Immigrant family relationships help to buffer the adolescent adoption of health risk behaviors but can be strained by post-immigration structural and cultural barriers. This study qualitatively examines how Somali adolescent–parent relationship factors influence Somali adolescent tobacco use and identifies areas for further family support to prevent Somali adolescent tobacco use. We conducted fifteen key informant interviews with professionals serving the Somali community in clinical, educational, religious, or other community organization roles in one Minnesota metropolitan region. Data were collected and analyzed using approaches rooted in Grounded Theory. Key informants contrasted parenting experiences in Somalia with those in the United States and described how four key factors—structural and cultural barriers, multicultural identity formation, evolving parental expectations and responsibilities, and shifting family resources and support—have influenced Somali parent–child relationship quality and function following immigration. Informants shared the implications of these factors on parental ability to address adolescent tobacco use and discussed potential strategies to support parents that fell into two categories: Assisting parents in adapting their parenting approaches to a new context and supporting knowledge and skill development in addressing tobacco use prevention specifically. Incorporating strategies that support Somali parents in their evolving parental roles and attend to structural and cultural barriers to tobacco prevention are essential to consider when developing family-centered tobacco prevention interventions in this population.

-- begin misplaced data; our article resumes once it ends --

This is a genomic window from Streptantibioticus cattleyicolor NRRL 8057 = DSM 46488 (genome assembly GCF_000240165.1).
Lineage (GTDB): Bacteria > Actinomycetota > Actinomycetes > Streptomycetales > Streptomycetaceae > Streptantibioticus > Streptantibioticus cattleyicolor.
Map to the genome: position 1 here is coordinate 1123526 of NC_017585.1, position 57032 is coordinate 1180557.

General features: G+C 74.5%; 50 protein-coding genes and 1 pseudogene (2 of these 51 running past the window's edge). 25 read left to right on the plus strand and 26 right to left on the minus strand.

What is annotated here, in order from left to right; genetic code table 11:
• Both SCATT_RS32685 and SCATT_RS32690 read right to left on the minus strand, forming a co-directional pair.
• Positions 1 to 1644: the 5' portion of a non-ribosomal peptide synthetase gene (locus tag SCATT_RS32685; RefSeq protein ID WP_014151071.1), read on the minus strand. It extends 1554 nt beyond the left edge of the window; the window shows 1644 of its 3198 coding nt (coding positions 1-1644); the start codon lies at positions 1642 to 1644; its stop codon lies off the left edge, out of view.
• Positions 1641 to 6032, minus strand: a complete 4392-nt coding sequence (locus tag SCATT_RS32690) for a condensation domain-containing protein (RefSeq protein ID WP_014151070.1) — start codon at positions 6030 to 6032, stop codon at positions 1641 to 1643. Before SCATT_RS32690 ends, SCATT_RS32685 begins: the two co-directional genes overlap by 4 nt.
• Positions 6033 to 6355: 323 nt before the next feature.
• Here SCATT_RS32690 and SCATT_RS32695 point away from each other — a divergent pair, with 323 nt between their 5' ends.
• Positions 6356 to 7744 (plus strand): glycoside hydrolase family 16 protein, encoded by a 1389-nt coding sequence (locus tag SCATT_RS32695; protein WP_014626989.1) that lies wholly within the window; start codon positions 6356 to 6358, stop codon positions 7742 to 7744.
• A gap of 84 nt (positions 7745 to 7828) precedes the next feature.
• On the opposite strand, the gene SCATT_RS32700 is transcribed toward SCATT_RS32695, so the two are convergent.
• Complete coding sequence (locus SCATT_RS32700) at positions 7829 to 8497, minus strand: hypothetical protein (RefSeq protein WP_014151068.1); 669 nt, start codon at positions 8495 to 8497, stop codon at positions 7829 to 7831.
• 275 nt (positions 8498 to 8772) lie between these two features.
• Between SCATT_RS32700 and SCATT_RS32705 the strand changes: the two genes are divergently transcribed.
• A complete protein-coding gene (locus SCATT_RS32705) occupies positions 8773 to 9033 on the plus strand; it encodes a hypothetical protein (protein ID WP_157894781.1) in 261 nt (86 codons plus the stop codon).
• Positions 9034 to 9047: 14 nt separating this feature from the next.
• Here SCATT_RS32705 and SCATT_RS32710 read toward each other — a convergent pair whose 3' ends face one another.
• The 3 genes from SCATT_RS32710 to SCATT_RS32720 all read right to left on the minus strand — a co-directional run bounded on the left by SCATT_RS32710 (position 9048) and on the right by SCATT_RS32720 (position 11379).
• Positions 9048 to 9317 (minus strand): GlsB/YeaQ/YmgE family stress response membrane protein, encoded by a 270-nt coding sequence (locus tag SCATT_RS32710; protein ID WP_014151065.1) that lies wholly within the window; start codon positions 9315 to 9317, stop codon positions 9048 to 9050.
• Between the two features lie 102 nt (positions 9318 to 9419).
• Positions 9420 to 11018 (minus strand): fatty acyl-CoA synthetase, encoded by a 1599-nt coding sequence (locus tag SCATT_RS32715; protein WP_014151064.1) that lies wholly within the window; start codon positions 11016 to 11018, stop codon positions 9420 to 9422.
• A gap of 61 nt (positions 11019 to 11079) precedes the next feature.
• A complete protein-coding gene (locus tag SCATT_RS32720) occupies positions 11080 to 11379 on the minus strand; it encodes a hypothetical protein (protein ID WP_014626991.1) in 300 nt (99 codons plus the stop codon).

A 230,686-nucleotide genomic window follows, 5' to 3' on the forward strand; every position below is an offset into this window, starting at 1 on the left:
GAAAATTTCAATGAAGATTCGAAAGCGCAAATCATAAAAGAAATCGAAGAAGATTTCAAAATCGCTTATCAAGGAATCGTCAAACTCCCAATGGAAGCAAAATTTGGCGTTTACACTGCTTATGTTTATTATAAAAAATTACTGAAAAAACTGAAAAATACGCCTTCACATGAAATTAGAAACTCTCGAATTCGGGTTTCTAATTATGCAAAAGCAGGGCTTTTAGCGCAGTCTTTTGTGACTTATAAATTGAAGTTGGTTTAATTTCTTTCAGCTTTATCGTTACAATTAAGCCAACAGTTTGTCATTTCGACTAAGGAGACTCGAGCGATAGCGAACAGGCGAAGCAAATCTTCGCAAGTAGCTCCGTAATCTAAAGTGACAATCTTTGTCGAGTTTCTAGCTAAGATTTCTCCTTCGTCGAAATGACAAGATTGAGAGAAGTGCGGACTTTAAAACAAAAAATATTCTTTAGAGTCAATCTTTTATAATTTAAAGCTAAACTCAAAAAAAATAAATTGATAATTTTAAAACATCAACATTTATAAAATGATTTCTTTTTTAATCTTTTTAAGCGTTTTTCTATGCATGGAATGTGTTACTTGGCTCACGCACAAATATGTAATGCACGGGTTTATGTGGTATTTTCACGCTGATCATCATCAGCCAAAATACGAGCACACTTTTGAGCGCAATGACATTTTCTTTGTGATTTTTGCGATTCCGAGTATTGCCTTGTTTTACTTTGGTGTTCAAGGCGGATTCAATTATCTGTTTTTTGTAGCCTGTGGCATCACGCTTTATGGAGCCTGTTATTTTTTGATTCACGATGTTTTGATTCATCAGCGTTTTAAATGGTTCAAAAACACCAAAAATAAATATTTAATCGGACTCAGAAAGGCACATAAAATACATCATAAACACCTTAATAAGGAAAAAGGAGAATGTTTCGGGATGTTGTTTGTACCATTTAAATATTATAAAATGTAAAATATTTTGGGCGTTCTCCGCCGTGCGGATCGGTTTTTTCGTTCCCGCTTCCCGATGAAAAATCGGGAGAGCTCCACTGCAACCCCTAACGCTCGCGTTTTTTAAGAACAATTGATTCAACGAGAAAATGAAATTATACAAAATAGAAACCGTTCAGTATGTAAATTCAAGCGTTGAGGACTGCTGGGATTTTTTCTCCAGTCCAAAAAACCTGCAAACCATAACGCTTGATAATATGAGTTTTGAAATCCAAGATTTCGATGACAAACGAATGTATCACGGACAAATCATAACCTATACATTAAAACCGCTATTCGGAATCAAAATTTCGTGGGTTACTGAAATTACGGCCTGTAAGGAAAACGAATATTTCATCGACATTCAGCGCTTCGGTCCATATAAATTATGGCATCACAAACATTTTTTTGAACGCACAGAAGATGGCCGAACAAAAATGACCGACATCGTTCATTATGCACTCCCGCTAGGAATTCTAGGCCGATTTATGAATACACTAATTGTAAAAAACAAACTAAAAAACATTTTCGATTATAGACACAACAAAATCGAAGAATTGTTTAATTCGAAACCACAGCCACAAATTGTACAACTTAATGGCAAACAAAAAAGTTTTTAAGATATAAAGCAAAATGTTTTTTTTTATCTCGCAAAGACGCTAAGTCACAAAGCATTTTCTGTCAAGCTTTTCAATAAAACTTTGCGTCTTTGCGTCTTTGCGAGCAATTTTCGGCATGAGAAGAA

|Original language||English (US)|
|Journal||International journal of environmental research and public health|
|State||Published - Mar 1 2022|
Bibliographical notePublisher Copyright:
© 2022 by the authors.
- parent–child relationships
- Tobacco Use/prevention & control
- United States
- Emigration and Immigration
PubMed: MeSH publication types
- Research Support, Non-U.S. Gov't
- Research Support, U.S. Gov't, P.H.S.
- Journal Article